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A Ferret Called Wilson

Chasing Happy, Chasing Dreams

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On civilization and personal integrity

Yin yoga is the practice of being still amidst discomfort. For several minutes at a time we lie on the ground with our arms, legs, heads propped up in various positions and at various heights. As we wait for the minutes to pass, we yield our bodies to gravity, and our own weight, pressed against the props, puts increasing pressure on our joints, slowly pulling them apart. As the pain and intensity builds, we sink deeper into ourselves, breathing, releasing, and ultimately seeking to experience the sensation in its entirety.

At the end of five minutes or so, the pose is complete and we return the force of will to our muscles. Some poses can be incredibly painful on the way in, others are only painful on the way out. The feeling is similar to when we fall asleep with our arms at an odd angle; upon waking it is as if hundreds of tiny needles are being thrust simultaneously into our flesh. Whatever the sensation, pain or pleasure, relief or loss, when the time arrives we release the pose. This is the practice of Yin Yoga.

In many ways, practicing Yin is like practicing personal integrity. Personal integrity, in another word, honesty, is the art and skill of knowing who we truly are and what we truly desire. It is painful to practice personal integrity because we exist in a society which is bolstered by a civilization, and the notion of civilization itself is to deny our most fundamental desires and instead focus our energy towards an idealization of humanity which seeks to magnify some traits and disguise, or even erase completely, many others.  Civilization is built on the idea that some humans are barbarians, more animals than they are humans, but that others are loftier, closer to God or closer to some other kind of Ideal, in the Platonic sense. Society reveres the lofty and despises the barbarous. Thus in order to achieve success in a civilization, it is necessary that we deny the part of our selves which is animal. The practice of personal integrity is then opposite of civilization. It seeks to acknowledge all of our selves and accept it without reaching towards an ideal or comparing our self with others.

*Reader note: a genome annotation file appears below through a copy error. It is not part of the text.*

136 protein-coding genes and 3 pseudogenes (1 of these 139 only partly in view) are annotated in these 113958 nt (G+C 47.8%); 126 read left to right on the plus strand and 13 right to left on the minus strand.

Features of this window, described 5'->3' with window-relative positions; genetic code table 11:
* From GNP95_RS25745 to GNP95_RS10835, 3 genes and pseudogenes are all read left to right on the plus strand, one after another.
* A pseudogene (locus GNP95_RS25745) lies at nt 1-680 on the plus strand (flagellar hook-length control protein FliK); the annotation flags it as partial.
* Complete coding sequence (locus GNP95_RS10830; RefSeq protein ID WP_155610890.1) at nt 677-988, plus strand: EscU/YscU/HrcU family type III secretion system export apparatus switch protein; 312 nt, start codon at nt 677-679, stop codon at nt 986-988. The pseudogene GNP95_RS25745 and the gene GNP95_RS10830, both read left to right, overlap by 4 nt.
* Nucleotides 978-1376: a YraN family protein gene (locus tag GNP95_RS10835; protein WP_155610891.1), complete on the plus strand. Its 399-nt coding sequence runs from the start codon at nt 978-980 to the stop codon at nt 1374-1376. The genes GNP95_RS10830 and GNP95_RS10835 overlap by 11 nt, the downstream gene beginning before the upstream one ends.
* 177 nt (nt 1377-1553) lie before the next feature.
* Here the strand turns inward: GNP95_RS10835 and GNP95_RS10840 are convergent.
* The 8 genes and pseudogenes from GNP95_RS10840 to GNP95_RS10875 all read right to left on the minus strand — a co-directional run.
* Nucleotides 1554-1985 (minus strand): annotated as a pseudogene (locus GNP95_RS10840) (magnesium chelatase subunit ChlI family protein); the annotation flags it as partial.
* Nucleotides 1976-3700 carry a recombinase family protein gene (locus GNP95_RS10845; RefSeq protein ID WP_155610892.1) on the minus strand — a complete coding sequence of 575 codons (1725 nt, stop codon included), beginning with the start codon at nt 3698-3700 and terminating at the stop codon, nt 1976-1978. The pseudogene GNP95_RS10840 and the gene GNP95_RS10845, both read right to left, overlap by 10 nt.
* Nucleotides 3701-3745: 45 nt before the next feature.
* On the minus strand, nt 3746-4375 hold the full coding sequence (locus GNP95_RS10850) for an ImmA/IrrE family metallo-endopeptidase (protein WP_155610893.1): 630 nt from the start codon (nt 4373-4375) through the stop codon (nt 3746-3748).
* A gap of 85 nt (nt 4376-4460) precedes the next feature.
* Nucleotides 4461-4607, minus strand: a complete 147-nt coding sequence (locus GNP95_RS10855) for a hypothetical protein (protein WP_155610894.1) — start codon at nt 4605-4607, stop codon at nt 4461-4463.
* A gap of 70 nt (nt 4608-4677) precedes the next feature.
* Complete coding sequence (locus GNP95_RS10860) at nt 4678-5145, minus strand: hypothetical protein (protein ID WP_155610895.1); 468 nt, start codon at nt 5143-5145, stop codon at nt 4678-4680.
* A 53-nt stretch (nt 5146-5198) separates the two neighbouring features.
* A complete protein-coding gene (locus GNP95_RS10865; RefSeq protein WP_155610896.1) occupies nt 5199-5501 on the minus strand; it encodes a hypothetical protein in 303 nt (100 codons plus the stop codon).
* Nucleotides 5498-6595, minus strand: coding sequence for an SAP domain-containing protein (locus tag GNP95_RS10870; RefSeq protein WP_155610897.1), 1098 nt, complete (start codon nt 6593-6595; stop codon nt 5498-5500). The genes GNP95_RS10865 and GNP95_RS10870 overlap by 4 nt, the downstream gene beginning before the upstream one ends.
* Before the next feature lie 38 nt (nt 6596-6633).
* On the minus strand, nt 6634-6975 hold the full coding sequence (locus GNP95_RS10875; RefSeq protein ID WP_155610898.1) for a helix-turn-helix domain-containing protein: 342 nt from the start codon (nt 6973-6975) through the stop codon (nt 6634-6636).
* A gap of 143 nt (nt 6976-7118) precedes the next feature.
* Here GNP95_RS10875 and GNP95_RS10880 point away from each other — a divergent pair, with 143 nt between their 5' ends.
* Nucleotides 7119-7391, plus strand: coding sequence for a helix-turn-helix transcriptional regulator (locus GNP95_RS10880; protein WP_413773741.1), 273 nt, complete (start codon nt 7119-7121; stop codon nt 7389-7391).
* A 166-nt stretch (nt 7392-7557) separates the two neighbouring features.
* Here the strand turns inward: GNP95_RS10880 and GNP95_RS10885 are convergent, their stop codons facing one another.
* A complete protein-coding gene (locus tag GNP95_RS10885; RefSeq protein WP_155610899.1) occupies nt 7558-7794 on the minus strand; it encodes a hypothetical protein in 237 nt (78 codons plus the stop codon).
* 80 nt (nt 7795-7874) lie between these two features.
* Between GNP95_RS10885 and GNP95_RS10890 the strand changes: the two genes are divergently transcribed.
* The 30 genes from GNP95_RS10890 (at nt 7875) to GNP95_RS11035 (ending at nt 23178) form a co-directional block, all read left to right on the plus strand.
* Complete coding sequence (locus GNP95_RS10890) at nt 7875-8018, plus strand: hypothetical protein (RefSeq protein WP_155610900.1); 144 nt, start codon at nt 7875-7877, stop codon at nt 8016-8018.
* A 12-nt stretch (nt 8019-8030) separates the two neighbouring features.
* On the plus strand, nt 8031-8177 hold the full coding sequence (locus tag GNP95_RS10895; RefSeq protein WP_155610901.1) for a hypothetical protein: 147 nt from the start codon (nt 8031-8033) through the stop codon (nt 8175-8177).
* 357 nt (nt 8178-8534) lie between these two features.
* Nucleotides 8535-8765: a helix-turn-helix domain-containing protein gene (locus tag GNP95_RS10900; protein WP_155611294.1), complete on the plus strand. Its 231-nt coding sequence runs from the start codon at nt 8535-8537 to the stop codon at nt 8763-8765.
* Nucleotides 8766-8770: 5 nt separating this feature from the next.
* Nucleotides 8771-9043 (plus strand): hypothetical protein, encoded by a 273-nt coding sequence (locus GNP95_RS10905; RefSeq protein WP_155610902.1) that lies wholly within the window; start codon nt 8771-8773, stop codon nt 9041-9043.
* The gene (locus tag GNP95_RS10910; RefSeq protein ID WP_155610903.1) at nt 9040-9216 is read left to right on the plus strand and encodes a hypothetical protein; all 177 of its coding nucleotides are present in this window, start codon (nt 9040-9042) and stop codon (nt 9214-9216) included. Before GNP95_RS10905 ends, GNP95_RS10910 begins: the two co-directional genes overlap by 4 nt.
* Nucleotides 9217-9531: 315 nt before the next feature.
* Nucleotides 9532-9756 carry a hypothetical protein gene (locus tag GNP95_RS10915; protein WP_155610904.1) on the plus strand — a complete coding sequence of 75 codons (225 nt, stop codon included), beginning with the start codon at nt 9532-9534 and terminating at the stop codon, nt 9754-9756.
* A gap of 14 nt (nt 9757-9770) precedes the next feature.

Civilization is important. Society, even without a civilization, is important because humans are profoundly social creatures. We are all connected to each other and need each other to survive. Our connection exists on many levels, too. We have an emotional connection to our parents, particularly to the woman who raises us from infancy whom we come to know as Mother. But we also connect to each other practically. Even the solitary old curmudgeon is connected to his landlord for a place to sleep, his grocer for food… We are all connected to, and rely on, each other for our survival and for our happiness, so we need society. But civilization is also hurtful.